Getting Lost is the diary kept by Annie Ernaux during the year and a half she had a secret love affair with a younger, married man, an attaché to the Soviet embassy in Paris. Her novel, Simple Passion, was based on this affair, but here her writing is immediate and unfiltered. In these diaries it is 1989 and Annie is divorced with two grown sons, living in the suburbs of Paris and nearing fifty. Her lover escapes the city to see her there and Ernaux seems to survive only in expectation of these encounters. She cannot write, she trudges distractedly through her various other commitments in the world, she awaits his next call; she lives merely to feel desire and for the next rendezvous. When he is gone and the moment of desire has faded, she feels that she is a step closer to death.
Lauded for her spare prose, Ernaux here removes all artifice, her writing pared down to its most naked and vulnerable. Translated brilliantly for the first time by Alison L. Strayer, Getting Lost is a haunting record of a woman in the grips of love, desire and despair.
Regos nervas – knyga apie žiūrėjimą, susidedanti iš akylų žvilgsnių į paveikslus ir į juos nutapiusius dailininkus. Taip pat – istorija apie Mariją, argentinietę meno kritikę ir gidę, kuri klajoja po Buenos Airių muziejus ir po savo pačios atsiminimus, o kertinius praeities taškus jungia su ją sukrėtusiais meno kūriniais.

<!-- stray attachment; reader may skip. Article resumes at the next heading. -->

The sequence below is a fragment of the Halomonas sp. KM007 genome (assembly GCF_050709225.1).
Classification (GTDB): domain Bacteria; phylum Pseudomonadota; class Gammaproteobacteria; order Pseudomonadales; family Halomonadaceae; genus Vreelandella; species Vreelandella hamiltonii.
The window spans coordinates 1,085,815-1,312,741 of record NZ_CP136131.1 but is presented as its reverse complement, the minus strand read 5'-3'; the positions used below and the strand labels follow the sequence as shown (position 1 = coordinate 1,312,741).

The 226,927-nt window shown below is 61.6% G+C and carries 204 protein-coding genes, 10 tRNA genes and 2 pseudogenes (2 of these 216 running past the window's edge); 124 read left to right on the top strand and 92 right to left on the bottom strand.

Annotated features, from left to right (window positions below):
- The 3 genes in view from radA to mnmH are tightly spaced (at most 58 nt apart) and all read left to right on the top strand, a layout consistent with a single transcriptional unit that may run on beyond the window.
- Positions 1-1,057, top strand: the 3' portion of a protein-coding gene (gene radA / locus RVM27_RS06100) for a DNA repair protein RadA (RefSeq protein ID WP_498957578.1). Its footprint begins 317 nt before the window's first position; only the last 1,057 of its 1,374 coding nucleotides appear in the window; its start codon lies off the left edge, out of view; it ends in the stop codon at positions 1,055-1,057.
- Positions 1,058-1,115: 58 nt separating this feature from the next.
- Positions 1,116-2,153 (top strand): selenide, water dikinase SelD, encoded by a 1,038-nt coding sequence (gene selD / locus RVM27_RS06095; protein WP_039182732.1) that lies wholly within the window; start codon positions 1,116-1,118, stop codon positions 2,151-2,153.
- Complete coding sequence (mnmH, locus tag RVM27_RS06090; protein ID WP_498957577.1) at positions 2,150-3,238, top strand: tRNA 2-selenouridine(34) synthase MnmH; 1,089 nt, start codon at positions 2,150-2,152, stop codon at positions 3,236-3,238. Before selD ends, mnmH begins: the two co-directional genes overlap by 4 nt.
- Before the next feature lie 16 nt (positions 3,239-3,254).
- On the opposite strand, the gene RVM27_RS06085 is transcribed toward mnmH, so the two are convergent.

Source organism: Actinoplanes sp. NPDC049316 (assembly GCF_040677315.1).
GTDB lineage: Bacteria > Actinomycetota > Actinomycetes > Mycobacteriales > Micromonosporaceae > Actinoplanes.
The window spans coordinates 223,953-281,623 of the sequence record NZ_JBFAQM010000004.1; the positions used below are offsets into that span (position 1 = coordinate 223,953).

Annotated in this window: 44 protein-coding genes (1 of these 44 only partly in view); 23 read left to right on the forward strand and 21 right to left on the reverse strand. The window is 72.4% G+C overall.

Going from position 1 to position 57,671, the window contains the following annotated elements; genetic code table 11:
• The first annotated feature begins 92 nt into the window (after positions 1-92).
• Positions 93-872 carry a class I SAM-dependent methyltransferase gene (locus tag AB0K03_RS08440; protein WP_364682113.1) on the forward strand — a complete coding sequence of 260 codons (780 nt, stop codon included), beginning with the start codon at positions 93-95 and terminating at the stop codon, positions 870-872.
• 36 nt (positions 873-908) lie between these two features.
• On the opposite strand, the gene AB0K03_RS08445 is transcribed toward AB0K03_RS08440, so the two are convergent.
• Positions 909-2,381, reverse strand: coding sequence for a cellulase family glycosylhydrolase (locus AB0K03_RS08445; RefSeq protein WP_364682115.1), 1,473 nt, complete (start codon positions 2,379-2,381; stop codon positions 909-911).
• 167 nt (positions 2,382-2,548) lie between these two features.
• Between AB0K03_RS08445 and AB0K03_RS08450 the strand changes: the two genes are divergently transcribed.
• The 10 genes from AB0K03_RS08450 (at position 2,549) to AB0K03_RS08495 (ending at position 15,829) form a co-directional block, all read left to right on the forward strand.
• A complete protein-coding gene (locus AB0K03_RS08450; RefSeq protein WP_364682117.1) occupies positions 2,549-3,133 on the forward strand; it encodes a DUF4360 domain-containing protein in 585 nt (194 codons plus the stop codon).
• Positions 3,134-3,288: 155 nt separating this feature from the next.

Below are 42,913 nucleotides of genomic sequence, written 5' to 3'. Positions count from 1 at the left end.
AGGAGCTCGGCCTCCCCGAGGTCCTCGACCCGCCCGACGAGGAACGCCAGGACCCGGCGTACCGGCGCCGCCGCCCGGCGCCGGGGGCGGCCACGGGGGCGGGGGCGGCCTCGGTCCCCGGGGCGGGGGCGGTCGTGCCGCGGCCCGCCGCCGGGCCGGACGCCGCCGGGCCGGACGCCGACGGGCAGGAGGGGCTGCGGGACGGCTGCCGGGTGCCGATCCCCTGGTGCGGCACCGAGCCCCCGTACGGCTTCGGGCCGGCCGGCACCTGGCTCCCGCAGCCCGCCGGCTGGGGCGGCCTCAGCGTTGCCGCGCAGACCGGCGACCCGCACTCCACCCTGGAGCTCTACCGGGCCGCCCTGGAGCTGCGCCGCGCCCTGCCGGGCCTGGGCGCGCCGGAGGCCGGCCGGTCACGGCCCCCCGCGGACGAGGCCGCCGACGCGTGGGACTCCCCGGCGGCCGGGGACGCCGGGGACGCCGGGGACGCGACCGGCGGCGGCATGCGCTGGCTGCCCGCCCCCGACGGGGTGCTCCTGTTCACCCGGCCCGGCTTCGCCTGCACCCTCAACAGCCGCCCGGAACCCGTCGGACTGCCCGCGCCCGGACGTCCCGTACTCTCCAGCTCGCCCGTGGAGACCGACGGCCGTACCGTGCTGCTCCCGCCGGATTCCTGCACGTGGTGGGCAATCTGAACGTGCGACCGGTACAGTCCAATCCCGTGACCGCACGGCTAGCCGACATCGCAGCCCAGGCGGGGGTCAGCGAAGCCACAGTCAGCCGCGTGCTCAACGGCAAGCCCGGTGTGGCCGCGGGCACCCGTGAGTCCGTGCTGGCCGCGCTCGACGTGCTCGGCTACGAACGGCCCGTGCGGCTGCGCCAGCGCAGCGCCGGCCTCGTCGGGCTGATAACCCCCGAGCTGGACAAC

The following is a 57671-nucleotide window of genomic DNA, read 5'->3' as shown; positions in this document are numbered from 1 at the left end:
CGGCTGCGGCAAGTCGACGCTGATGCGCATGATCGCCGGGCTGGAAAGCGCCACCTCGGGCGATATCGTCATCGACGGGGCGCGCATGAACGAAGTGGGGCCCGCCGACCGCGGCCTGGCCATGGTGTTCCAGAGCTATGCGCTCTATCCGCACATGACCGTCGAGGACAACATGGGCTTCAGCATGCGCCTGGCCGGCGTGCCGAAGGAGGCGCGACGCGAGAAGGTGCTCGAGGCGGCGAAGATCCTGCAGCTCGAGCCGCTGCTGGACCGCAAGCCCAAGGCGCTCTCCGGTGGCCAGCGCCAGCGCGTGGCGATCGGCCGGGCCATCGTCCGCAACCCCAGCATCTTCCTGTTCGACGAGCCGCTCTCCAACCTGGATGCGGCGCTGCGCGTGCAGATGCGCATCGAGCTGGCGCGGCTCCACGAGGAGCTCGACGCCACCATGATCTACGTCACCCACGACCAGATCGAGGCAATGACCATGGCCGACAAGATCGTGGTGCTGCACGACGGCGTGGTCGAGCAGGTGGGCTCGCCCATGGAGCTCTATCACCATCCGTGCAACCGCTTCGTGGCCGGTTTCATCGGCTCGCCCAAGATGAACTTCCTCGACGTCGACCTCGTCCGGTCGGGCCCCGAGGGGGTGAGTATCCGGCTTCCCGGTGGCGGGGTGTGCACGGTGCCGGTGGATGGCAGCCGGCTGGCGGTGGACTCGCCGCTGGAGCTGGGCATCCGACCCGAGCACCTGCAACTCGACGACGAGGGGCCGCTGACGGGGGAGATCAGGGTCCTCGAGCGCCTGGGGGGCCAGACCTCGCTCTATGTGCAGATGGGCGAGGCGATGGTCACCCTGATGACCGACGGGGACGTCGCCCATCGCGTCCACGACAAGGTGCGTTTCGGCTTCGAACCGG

Taip šiuose puslapiuose nugula pasakojimai apie El Greco, Courbet, Foujitą, Toulouse-Lautrecą, apie Picasso iškeltą pokylį Henri Rousseau garbei ar pašaipai, apie miglotas priežastis, dėl ko Rothko galėjo atsisakyti užbaigti milijoninį paveikslų užsakymą restoranui „Four Seasons“, apie Florencijos mediumės seansus lankantį Augusto Schiavoni. Visi šie meno istorijos epizodai prikelia pačios pasakotojos patirtis: ligoninę, kurioje jos vyrui buvo atliekama chemoterapija ir kur naktimis po palatas vaikštinėdavo prostitutė, vaikystėje namuose kilusį gaisrą, su laiku blėstančią draugystę, brolio mirtį ir skrydžių baimę.
Užburiantis ir melancholiškas Regos nervas – debiutinis argentiniečių meno kritikės, prozininkės Maríos Gainzos romanas, autofikciją išmoningai derinantis su naratyvine eseistika, intymiai narpliojantis mįslingus ryšius tarp meno kūrinio ir jį stebinčio žmogaus.
“Marigold was absorbed in her book; she had gotten as far as the V.” So begins Marigold and Rose, Louise Gluck’s astonishing chronicle of the first year in the life of twin girls. Imagine a fairy tale that is also a multigenerational saga; a piece for two hands that is also a symphony; a poem that is also, in the spirit of Kafka’s The Metamorphosis, an incandescent act of autobiography.